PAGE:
If the NFL Plays With Fire, It Gets Burned

You might have heard about the Le Behemoth Corporation. The company has been in the news almost every day these days.

Le Behemoth is headquartered at 345 Park Avenue, New York City, a posh Midtown Manhattan skyscraper. The company has 32 regional branch offices in the United States. In 2016, the company raked in 14 billion dollars in revenue. If the company qualified for the Fortune 500 list, it would beat CDW, which is 199.

Le Behemoth is in the entertainment business. It doesn’t manufacture anything; it hasn’t developed one piece of technology since its founding; it doesn’t improve people’s lives in any material way. Some say the shows the company puts on are uplifting and help cultivate team spirit.

But I’m not a fan and will never turn to Le Behemoth for inspiration. In fact, I, like millions of Americans, am a victim of the industry it is in: I’m paying at least 9 dollars per month for the cable channels that I never watch.

Le Behemoth is a true monopoly, guaranteed by the antitrust laws of the United States. People have tried to set up competing enterprises over the years. None succeeded. With no competition, Le Behemoth and its regional branches are flush with cash.

But that doesn’t satisfy Le Behemoth. It constantly wants more. It exacted over 7 billion dollars from the American taxpayers in the past two decades, mainly for building and renovating their privately owned showplaces.

The funds for those showplaces may have been diverted from those meant for public infrastructure projects. Potholes in the public roadways are only small inconveniences; without the buildings, local economies will suffer, Le Behemoth argues.

Le Behemoth used to enjoy special tax-exempt status, too. It was so well connected that there was a special carve-out for it in the Internal Revenue Code. Under intense public pressure, Le Behemoth had to give up the special tax status in 2015.

For its own employees, Le Behemoth is extremely generous. The top executive of the company has received over $212 million in salary since 2006. The company has up to 2,560 “star employees,” which are some of the highest paid workers in the United States. With an average salary of 1.9 million dollars per year, they are ahead of 99.9 percent of people in their age group in the United States. In other words, they are the top 0.1 percenters by income.

One imagines Le Behemoth is forever in debt to the American taxpayers for the financial aid, and the star employees are grateful for the success and prosperity they enjoy.

Only the company seems to have forgotten its debt and the star employees their gratitude. Many of the star employees have been openly protesting the American flag and the national anthem since last month. Le Behemoth supports them and will not discipline those who choose to protest.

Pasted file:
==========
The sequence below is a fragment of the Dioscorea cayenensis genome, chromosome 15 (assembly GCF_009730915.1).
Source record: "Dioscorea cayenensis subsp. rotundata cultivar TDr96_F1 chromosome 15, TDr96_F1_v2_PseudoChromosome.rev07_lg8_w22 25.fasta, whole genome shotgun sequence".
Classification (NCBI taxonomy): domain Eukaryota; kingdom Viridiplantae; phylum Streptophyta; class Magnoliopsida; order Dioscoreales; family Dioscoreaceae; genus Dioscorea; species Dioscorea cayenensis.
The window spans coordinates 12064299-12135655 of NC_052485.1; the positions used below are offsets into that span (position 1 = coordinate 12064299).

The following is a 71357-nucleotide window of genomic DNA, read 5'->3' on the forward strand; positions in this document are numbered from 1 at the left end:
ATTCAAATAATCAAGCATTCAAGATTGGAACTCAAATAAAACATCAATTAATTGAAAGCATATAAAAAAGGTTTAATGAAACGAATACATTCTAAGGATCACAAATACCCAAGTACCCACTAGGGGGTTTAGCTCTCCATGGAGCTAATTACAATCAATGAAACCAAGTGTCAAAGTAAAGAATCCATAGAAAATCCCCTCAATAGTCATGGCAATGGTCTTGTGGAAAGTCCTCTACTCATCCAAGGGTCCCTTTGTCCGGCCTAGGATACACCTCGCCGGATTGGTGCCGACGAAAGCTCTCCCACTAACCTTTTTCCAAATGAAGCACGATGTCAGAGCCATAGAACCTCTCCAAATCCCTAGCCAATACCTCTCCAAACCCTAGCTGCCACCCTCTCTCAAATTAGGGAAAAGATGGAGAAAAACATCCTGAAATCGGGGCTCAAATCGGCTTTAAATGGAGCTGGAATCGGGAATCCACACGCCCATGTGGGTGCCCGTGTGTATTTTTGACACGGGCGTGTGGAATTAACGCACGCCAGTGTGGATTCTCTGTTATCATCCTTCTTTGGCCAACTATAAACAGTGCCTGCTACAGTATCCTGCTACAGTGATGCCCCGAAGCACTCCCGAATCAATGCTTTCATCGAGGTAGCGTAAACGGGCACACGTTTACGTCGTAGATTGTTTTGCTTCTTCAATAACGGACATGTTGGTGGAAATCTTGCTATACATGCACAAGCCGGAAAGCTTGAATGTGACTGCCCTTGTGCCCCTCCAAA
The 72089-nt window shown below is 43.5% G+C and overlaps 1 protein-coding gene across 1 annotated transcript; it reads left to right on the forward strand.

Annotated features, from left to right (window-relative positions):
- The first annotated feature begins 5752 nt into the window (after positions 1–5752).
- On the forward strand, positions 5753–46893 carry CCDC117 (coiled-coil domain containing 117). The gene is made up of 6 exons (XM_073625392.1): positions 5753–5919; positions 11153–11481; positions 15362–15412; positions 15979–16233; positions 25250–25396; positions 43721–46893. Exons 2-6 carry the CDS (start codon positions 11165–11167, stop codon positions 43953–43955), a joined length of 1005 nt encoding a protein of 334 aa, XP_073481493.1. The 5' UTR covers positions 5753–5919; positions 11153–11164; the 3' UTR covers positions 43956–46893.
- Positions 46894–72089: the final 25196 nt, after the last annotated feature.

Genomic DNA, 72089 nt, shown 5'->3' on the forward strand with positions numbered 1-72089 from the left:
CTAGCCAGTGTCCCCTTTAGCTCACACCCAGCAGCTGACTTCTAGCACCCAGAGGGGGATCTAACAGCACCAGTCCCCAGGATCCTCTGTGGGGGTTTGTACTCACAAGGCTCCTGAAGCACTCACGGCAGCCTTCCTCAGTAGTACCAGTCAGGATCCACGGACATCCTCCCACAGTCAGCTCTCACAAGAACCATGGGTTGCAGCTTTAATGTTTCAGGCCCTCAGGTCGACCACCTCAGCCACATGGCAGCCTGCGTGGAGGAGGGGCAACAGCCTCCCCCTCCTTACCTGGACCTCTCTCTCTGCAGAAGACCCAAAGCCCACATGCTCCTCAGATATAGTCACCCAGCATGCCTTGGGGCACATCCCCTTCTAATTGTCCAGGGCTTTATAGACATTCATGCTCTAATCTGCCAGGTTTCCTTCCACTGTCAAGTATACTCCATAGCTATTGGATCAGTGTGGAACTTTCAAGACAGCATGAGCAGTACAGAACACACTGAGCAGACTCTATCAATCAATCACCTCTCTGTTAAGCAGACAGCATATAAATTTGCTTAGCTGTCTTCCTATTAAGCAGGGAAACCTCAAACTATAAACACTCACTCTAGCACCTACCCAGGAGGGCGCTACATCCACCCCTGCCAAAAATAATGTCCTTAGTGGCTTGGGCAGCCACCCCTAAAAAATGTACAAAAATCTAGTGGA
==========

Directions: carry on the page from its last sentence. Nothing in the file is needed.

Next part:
The Political NFL

Are you up in arms yet? Le Behemoth is a perfect example of crony capitalism. It has no place in our economy. But Le Behemoth is real. Its name is the National Football League (NFL).

This is the same NFL that forbids its players to commemorate 9/11, to honor slain police officers, or to raise public awareness for domestic violence. But disrespecting the American flag, anthem, and football fans is totally cool with the NFL.

Kiko Alonso #47 of the Miami Dolphins hits Colin Kaepernick #7 of the San Francisco 49ers after a pass during a game in Miami Gardens, Fla., on Nov. 27, 2016. (Mike Ehrmann/Getty Images)

This is same NFL whose Game Operations Manual unequivocally requires the players to stand for the anthem. Why have the policy on the book when NFL chooses to selectively ignore it?

This is same NFL that received more than 5 million dollars over the years from the Department of Defense to pay tribute to our military. How does protesting the flag and the anthem honor the armed services?

The American mainstream media cheered when NFL players protested. Can the NFL find a true ally in the media? I don’t think so.

Do you know the fable of the monkey and the cat? The clever monkey convinced the cat to scoop roasting chestnuts out of the fire, burning its paws, and then the monkey ate the chestnuts, leaving the cat nothing.

The mainstream media is the monkey, the NFL the cat. The NFL can crash and burn as far as the monkey is concerned. It will simply move onto its next dupe for a pretext to bash Trump. (It has already happened. The media is now focusing on a mayor in Puerto Rico who claims people are dying due to Trump’s inaction.)

The NFL should know its product is a non-essential and replaceable service. I, for one, am not a football fan, and probably never will be.

By disrespecting our flag and the anthem, the NFL has insulted not only its viewers but also the general public. Having thrust itself into politics, the NFL should be stripped of its privileged status and regulated like a political advocacy group.

From The Epoch Times

 
 
 
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